For a math report, we often use name of a category in bold letters, ie, Set. Out of laziness, i found that just writing $\bf Set$ seems to do the trick without apparent side effects. Is this okay to do and why?

  • 14
    No. \bf has been depreciated since 1993! Use \mathbf{Set} or define \Set to be \mathbf{Set} which is even faster.
    – daleif
    Mar 8, 2022 at 14:44
  • 6
    But it’s okay with Plain TeX. Mar 8, 2022 at 15:30
  • maybe you want to define a macro, like \newcommand*\Set{\mathbf{Set}}.
    – plante
    Mar 8, 2022 at 23:55

2 Answers 2


LaTeX itself hasn't defined \bf in the format since LaTeX2e was introduced in 1993.

So depending on the document class you use

  • You may find that \bf is defined for compatibility with documents from the 1980's, or
  • It may work but warn and suggest correct markup, or
  • It may give an error that \bf is not defined.

Whether that is "OK" is up to you to decide, but there isn't really much of an advantage to using this over \mathbf{set} in math or \textbf{set}in text.

  • It was not good decision to leave \bf macro from plain TeX, because we cannot show simple format independent pieces of the code where we need to select bold o italics.
    – wipet
    Mar 9, 2022 at 7:08
  • 1
    @wipet so you say, but you don't agree with most of the latex design. millions of users have shown you are wrong, and choose latex as the most usable of the available tex formats. \bf is not a good syntax in math where you almost never want to make the rest of a group bold, just apply to a single identifier. To show code working in both formats it would be better to define a macro with argument if not already defined so it works in plain as well as latex. But for most people most of the time, having code that works in two formats is completely uninteresting as they only use one format. Mar 9, 2022 at 7:58
  • Maybe million users are using a suboptimal software (this is not unusual, see MS win for example) but this is not an evidence that the software is good. Many people can be frustrated by this software. We can see here at this site: desperate questions, codes where we see misunderstanding of basic principles of TeX, because LaTeX often hides these principles.
    – wipet
    Mar 11, 2022 at 8:07
  • @wipet I was expecting a windows comparison in reply:-) Mar 11, 2022 at 10:57

TeX concept is based (among others) on groups. Setting of whatever is typically local in the group. Setting of current font is local too. So {\it italics}, (for example) follows perfectly the TeX concept. Math typesetting is in the group too, so first $ opens a group and second $ closes the group. The setting math alphabets is implemented slightly different than selecting normal text fonts, but the group concept is kept here too. So $\bf test$ is perfectly correct, because \bf does two selections in parallel: it selects the text font and math alphabet too, both is local in current group.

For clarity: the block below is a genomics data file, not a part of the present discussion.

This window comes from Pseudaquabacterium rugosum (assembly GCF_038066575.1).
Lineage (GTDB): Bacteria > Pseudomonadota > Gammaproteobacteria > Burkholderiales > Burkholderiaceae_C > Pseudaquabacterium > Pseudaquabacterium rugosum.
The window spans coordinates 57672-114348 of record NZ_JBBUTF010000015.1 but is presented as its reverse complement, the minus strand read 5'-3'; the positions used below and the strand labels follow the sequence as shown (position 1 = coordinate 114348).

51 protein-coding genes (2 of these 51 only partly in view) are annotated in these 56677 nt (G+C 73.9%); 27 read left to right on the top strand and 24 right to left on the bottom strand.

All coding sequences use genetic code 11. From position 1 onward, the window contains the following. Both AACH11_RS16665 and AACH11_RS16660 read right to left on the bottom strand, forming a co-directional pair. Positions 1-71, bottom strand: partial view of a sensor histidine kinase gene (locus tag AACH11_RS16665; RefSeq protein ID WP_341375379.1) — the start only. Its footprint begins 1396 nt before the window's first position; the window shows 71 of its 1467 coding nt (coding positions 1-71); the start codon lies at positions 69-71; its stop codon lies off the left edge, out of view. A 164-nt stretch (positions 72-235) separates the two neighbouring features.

LaTeX does not recommend to use groups in typical cases. It recommends obscure macros instead: \mathbf, \texttt, \textit etc. LaTeX hides the basic principles of groups from end user. But TeX users use groups. And most LaTeX users are confused because the {} have different meaning in the group concept: {\it ...} and when they are used as the macro parameter delimiters: \textit{...}.

  • 4
    Very opinionated. I find it more obscure to use \bf in two very different meanings: boldface in math is a different thing than in text (albeit the realization might be the same). Semantics is more important than efficiency obtained by obscurity. And \textbf{text} does much more than {\bfseries text}, which is the main reason for the different syntax. And in plain TeX you have the same ambiguity with {\it text} and \pmatrix{...}, don't you?
    – egreg
    Mar 8, 2022 at 22:05
  • 3
    you miss the fact that \bf is not defined in latex by default (it is in the standard article/report/book) for compatibiliy reasons but it isn't defined in other popular classes. Using an undefiend command is not something that is just "recommended" not to do. Mar 8, 2022 at 22:10
  • 4
    \pmatrix is a macro which is not implemented for selecting fonts. So, confusion is not probable. But \textbf, \bfseries \bf are here for selecting fonts and they have different syntax. We see confused users here at this site, they write, for example \bfseries{text}, \bf{text}.
    – wipet
    Mar 9, 2022 at 6:16

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